Burčiak, pronounced boor-chak, is ‘young wine’ available in Slovakia shortly after the grape harvest in September and early October. In other countries it goes by a different name, for example, it’s called ‘Sturm’ in Austria, ‘Federweißer’ in Germany, and ‘Vino Nuovo’ in Italy.
During the wine making process, sugar and yeast are added to crushed grapes, and the mixture is allowed to ferment. The breakdown of the sugar produces alcohol and carbon dioxide. Once all the sugar is fermented, the wine undergoes clarification to remove unwanted particles, before the process of aging. However, Burčiak is some sort of intermediate between grape juice and wine, which occurs naturally prior to the completion of the fermentation. The result is a delicious alcoholic drink, typically between 4-7% alcohol, which is both cloudy and sweet, and is high in vitamins B and C. There are obviously many factors which influence the taste, so no two batches taste the same. The high sugar content masks the alcohol and makes it incredibly easy to drink. You have been warned! Unfortunately, Burčiak only has a shelf life of several days, thus is usually only found in wine producing regions in the weeks that follow the grape harvest. It should be stored in the fridge to slow the yeast metabolism, in the upright position with a loose bottle cap to prevent the bottle leaking or exploding.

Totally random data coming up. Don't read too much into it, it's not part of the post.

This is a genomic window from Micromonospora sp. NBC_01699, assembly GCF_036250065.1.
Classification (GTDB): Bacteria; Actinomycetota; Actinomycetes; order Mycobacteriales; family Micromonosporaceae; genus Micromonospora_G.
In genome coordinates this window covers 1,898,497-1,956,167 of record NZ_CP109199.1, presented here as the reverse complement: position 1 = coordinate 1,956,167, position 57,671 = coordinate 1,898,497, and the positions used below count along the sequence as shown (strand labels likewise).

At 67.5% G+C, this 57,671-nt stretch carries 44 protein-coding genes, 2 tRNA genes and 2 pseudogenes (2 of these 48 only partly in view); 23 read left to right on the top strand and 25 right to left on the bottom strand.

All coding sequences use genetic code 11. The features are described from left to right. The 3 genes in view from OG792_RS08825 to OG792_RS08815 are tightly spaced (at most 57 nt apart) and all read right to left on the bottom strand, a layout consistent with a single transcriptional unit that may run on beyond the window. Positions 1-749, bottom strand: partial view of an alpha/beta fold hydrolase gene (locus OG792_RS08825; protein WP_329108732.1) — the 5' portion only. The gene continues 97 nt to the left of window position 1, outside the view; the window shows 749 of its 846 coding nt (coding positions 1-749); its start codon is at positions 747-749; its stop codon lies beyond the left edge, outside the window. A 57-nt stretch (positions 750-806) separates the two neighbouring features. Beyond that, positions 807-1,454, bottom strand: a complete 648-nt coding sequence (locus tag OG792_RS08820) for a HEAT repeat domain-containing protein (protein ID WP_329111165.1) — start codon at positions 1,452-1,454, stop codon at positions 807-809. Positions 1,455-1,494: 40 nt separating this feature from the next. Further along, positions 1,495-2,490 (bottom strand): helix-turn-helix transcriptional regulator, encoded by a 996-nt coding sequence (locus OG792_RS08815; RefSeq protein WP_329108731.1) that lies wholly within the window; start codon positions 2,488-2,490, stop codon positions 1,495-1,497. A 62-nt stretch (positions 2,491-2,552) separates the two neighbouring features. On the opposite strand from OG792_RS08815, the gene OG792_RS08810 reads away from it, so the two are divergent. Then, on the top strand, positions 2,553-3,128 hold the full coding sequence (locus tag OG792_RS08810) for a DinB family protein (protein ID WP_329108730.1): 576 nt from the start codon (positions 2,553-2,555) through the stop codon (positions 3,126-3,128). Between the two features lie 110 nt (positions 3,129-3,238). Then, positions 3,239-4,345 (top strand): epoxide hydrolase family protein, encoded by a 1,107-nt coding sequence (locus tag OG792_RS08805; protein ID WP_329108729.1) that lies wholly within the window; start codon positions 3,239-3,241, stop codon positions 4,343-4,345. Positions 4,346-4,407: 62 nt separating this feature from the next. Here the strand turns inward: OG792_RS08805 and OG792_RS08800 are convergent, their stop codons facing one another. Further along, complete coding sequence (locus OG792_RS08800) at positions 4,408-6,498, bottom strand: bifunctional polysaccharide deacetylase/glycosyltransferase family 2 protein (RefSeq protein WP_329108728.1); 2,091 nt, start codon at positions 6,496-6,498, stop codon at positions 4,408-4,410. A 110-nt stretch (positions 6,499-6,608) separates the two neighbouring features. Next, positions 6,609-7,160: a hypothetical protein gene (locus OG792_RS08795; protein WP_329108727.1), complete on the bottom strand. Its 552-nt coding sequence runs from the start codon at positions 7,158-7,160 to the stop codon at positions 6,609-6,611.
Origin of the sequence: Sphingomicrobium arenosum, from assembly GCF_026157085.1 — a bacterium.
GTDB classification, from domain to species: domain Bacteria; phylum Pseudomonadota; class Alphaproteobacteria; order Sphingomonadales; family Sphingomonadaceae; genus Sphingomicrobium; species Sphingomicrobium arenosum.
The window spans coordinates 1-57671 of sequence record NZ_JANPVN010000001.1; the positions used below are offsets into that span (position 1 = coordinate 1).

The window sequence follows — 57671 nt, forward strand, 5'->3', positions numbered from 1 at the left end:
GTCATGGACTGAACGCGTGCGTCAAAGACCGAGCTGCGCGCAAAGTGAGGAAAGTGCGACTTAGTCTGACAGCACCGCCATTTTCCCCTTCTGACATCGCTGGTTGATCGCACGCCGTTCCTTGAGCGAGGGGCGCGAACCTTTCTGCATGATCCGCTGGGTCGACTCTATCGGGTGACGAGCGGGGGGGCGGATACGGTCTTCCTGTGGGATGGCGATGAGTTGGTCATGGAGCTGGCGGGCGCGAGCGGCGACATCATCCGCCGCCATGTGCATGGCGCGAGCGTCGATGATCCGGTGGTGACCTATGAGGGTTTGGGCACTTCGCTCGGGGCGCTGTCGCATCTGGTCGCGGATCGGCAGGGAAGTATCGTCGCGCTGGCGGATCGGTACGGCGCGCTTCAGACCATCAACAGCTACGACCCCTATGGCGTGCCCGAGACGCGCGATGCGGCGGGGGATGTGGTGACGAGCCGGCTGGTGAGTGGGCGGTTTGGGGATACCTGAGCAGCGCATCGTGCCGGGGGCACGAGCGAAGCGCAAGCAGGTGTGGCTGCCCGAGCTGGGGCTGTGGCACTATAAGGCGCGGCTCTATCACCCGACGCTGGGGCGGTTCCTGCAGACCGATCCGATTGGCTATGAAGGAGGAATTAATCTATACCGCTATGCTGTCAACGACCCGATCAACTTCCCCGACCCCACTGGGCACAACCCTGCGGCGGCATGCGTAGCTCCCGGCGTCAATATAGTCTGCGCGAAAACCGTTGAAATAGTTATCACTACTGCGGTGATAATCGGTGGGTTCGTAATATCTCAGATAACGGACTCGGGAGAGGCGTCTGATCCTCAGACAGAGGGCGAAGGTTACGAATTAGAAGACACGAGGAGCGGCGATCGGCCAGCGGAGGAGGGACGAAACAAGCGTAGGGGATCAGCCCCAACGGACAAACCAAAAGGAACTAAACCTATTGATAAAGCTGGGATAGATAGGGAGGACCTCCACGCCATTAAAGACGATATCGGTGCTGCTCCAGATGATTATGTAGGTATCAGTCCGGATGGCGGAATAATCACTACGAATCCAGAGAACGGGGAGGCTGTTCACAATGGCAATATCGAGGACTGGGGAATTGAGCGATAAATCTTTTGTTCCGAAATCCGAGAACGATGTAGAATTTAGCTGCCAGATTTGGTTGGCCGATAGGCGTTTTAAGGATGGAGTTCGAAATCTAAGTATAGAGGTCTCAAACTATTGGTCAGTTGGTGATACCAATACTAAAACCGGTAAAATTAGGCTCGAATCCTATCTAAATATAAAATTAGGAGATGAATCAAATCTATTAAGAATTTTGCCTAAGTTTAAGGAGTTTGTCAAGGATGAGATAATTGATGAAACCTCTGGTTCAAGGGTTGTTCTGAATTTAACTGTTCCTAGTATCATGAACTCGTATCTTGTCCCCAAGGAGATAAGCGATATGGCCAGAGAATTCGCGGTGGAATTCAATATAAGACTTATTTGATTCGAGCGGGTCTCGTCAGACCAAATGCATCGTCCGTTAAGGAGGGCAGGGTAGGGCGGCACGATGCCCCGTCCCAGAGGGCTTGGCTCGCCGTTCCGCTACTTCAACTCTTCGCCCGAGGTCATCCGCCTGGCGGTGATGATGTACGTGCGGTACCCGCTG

If you’re travelling to Slovakia around the grape harvest time you’ll see Burčiak advertised in wine shops (vinotéka) and wineries (vinárstva), as well as at markets and in selected restaurants. There are even festivals celebrating the grape harvest, in which Burčiak is one of the most important features. If you miss the season it’s not all bad; you’ll just have to settle for a glass of regular Slovakian wine instead.